I’ve long been a fan of Jeremy’s humor and effervescent prose. His upbeat stories should be required reading for a sex-positive approach to the sensual life. Curious about the experience of publishing a collection of short stories, Jeremy has agreed to stop by to chat about writing, story collections, and other sparkly things over cinnamon tea and Parmesan crackers with homemade chipotle salsa dip.
So welcome, Jeremy, and congratulations on publishing your first story collection!
JE: Thanks, Donna! [Pauses to indulge in another mouthful of deliciously savory and spicy crackers with salsa.] You sure know how to host.
You begin the collection with “Mom-and-Pop Enterprise,” the story of two magazine store owners who take the ideal of doing what you love in your work to a new level. Any particular reason why you chose this story to start things off?
JE: I thought the pace of this story made it a good candidate for the opener. Some of my pieces begin quietly, drawing the reader in gently with reflection or introspection, whereas this one feels more “high energy” from the outset—even though there’s a chunk of backstory to set the scene. And because the protagonists are an established couple, they can hit the ground running. All of my stories are upbeat, in one way or another; but this is one of the especially bouncy ones, and I thought it would kick things off with good momentum.
The reader will soon notice that interspersed among your longer stories are “moments” of flash fiction. These short pieces provide an intense dose of spice like the relishes and chutneys on a delicious buffet table. Tell us more about these amuse-bouches.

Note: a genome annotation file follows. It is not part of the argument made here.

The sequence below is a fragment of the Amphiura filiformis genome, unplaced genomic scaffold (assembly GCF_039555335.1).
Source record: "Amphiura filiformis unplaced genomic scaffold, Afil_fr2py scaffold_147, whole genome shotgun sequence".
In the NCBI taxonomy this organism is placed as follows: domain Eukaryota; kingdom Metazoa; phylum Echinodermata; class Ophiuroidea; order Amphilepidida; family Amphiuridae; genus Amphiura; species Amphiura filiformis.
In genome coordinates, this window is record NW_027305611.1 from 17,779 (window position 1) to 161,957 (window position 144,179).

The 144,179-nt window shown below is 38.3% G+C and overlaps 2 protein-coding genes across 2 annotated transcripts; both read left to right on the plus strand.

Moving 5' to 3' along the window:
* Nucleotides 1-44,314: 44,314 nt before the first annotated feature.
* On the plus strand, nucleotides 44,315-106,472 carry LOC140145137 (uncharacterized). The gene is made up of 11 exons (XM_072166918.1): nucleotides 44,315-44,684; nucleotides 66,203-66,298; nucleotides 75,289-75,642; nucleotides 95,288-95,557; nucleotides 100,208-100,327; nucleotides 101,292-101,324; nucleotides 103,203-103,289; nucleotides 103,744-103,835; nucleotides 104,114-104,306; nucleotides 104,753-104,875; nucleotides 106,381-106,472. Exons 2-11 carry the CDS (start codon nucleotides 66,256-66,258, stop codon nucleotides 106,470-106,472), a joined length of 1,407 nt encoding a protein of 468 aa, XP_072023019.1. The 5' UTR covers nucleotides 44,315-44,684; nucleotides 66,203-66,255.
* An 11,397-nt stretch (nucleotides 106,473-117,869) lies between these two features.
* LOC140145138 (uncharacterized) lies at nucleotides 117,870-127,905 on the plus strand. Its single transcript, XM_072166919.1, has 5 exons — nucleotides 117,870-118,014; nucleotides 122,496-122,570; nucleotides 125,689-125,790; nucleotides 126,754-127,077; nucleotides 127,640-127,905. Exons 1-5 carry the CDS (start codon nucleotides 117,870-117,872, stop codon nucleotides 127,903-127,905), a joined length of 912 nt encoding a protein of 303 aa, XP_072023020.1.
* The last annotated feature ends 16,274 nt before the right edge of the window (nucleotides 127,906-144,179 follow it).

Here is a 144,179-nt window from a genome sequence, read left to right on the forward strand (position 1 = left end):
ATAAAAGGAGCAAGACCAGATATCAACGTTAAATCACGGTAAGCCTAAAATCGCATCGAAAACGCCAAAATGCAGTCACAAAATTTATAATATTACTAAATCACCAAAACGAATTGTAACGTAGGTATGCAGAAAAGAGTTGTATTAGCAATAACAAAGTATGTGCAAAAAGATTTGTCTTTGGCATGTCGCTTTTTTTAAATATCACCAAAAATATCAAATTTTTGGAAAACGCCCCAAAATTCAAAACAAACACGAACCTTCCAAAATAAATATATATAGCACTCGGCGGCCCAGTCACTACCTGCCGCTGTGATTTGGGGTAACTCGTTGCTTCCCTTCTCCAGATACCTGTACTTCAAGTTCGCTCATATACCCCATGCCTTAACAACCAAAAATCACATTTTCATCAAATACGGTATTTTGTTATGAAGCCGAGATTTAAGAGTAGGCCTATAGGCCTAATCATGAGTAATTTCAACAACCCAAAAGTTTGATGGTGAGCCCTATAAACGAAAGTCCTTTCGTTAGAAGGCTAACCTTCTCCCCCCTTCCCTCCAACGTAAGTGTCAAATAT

JE: I love writing flash pieces, but there’s not always a lot of opportunity to do much with them, publicationwise. So I welcomed the possibility of including some of these in this collection, and I was very gratified to find not only that they could fit in here, but that they might augment the structure and rhythm of the book as a whole. And sometimes I was able to specifically match certain flash pieces with the longer pieces that immediately followed them, in terms of tone or (loosely speaking) subject matter.
I was struck by the arrangement of the stories, which to me have a musical flow. Did your background as a musician influence the “composition.” Or indeed your writing in general?
JE: I do think similar concerns with structure, rhythm, pacing, and dynamics come into play in my various artistic pursuits—from composing a song to writing an erotic story to scripting a stage comedy. Most specifically here, I remember noticing while doing it that arranging the Spark My Moment stories was very similar to “programming” an album (the music-world term for deciding the song order), or the song-ordering stage of finalizing a set list for a live performance. For instance, what I was saying above about opening with a high-energy story is analogous to how I would usually begin an album or a live set with a high-energy number.
As the author of dozens of erotic stories, did assembling a collection like this give you a new perspective on your voice, your characters, the type of conflicts that intrigue you?